“There’s green stuff in there,” he said, noting the spinach. “That makes me feel like I am eating something healthy.”
He believed the chicken had been chopped and formed much like a meat loaf, with binders added, which makes those calories easier to swallow. Ingredients that hold moisture, including autolyzed yeast extract, sodium phosphate, and soy protein concentrate, further soften the food.
I noticed that salt appeared eight times on the label and that sweeteners were there five times, in the form of corn-syrup solids, molasses, honey, brown sugar, and sugar.
“This is highly processed?” I asked.
“Absolutely, yes. All of this has been processed such that you can wolf it down fast… chopped up and made ultrapalatable… Very appealing looking, very high pleasure in the fod, very high calorie density. Rules out all the stuff you have to chew.”
By eliminating the need to chew, modern food processing techniques allow us to eat faster. “When you’re eating these things, you’ve had 500, 600, 800, 900 calories before you know it,” said the consultant. “Literally before you know it.” Refined food simply melts in the mouth.
Restaurants add fat to everything! Why? The fat helps to lubricate the food so it absorbs saliva better and is swallowed more easily. Fat also lingers after food is swallowed, leaving the flavor behind in your mouth. The end result is that you eat so quickly that you don’t realize how much you have consumed. And you still have some flavor in your mouth, keeping you salivating. So what do you do next? You order more!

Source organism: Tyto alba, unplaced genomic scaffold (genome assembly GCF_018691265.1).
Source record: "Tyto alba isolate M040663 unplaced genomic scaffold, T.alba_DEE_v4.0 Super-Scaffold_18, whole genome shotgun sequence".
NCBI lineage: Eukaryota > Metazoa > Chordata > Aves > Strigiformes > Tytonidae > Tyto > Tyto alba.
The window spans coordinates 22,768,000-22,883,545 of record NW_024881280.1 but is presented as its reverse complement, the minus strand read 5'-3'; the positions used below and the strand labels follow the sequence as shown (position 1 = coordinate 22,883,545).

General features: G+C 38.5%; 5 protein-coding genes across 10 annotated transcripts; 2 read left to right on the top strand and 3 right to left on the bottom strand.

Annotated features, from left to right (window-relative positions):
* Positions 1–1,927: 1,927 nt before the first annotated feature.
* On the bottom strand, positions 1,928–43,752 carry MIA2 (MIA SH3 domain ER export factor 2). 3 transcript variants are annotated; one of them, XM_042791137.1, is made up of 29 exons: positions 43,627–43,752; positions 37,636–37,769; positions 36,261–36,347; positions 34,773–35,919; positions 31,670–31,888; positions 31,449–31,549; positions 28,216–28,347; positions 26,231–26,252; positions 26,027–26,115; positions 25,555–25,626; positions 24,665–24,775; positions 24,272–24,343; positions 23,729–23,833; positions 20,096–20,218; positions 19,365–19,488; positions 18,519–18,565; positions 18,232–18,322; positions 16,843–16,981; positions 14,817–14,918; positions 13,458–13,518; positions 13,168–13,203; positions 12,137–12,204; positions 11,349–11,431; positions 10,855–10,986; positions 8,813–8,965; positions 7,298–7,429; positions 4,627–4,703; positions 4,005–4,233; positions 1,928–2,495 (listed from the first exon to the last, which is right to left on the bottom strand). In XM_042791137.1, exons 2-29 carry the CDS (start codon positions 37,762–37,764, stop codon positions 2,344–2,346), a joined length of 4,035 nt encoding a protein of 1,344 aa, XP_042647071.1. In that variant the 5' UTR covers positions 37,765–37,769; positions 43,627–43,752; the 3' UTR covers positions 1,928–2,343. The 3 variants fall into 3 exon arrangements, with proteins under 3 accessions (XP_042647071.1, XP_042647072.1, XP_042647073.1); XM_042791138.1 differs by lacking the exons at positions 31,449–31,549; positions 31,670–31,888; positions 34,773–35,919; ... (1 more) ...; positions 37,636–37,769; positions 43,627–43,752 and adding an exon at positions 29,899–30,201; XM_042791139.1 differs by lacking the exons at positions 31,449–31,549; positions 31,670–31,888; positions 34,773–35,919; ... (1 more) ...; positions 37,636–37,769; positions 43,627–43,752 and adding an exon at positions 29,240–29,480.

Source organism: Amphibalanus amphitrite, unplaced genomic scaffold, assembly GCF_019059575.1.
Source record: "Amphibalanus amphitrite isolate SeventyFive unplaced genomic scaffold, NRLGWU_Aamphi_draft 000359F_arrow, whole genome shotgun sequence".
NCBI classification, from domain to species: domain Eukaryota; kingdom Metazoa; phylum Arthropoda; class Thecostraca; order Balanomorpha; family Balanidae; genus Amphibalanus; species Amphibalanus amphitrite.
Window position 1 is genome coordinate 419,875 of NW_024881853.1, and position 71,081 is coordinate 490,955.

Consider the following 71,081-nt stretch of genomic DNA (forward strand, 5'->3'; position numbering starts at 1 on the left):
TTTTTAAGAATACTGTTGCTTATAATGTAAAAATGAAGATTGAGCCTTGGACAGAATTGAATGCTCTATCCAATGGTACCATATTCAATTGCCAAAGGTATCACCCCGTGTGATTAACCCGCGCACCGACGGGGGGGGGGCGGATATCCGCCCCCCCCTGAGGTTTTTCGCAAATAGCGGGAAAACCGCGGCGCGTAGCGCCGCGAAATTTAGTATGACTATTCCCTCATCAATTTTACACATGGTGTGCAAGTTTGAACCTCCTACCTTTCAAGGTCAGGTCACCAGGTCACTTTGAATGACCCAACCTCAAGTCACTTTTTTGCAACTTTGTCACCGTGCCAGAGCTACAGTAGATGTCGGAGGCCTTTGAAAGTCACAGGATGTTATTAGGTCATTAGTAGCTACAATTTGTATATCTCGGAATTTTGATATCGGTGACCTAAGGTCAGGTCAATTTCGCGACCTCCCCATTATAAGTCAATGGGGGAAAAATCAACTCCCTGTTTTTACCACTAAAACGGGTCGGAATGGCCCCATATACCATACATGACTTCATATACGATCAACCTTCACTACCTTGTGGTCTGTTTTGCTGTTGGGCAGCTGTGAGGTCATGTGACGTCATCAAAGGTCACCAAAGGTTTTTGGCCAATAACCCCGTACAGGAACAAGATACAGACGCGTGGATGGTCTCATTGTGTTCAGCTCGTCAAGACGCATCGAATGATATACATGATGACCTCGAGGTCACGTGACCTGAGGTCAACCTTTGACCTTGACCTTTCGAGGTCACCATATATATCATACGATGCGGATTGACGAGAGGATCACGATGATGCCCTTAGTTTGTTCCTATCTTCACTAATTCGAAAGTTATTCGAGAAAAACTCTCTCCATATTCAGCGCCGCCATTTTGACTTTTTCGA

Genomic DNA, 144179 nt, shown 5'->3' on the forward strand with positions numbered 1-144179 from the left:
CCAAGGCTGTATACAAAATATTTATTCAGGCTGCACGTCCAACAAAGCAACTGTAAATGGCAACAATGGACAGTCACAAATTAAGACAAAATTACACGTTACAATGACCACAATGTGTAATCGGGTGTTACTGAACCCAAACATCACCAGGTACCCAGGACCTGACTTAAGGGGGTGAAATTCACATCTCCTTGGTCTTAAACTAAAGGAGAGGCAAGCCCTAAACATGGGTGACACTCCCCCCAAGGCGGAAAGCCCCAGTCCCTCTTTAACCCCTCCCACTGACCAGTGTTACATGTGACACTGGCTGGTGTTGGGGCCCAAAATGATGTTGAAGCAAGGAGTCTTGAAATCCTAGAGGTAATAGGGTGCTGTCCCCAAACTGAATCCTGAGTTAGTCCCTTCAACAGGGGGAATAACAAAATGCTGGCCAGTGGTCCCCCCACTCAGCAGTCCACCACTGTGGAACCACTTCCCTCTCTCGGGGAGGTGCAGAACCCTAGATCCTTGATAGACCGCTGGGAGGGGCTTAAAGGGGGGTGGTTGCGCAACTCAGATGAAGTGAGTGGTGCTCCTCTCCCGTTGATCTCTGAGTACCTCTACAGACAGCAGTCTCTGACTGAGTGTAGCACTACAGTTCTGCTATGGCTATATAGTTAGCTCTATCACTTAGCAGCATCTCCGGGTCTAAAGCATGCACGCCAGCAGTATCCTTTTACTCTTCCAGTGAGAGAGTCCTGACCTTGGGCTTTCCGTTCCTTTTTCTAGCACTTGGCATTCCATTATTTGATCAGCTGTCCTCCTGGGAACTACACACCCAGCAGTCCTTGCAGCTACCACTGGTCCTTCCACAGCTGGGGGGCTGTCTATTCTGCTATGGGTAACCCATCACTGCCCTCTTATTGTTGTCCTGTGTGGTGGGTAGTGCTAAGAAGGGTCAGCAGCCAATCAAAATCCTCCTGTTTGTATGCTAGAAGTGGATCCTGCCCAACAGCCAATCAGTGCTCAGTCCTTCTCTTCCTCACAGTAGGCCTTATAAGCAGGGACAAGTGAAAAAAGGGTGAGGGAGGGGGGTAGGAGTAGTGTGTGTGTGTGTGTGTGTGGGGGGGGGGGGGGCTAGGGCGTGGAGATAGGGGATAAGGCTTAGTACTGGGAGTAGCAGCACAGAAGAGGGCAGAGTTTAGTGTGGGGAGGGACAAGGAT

Restaurants also add lubricants and process foods to eliminate the amount of time spent chewing. According to Gail Civille, in the past Americans typically chewed a mouthful of food twenty-five times before swallowing; now it is only about ten times. Food processing creates a type of “adult baby food” which doesn’t require much effort to eat. Because it goes down so quickly, it easily overrides the body’s signals that should signal fullness.
Did you know that most restaurant food is fried not once, but twice? It’s true! Most chain restaurants use “individually quick-frozen foods”. These foods are partially fried in factories before they are quick-frozen and sent to the restaurant. Once in the restaurant, they can be taken from the package (still frozen) and into the deep fryer before being served. Very few chain restaurants cook the food from scratch. This helps explain why a Chili’s burger tastes the same in New York as it does in Nevada. They are all made in the same factory! Yum… Even the vegetables and lettuce are prepared elsewhere and then either frozen or sealed in vacuum packages.
The book goes on to give lots of other examples of how restaurants manipulate food to get us to eat more quickly and thus eat more. It also goes over lots of different food chains, including Starbucks, Cinnabon’s, Pink’s, McDonalds and more, revealing their techniques to make their food more appealing. I think it is a must-read for every parent. It definitely has made me think twice about eating out!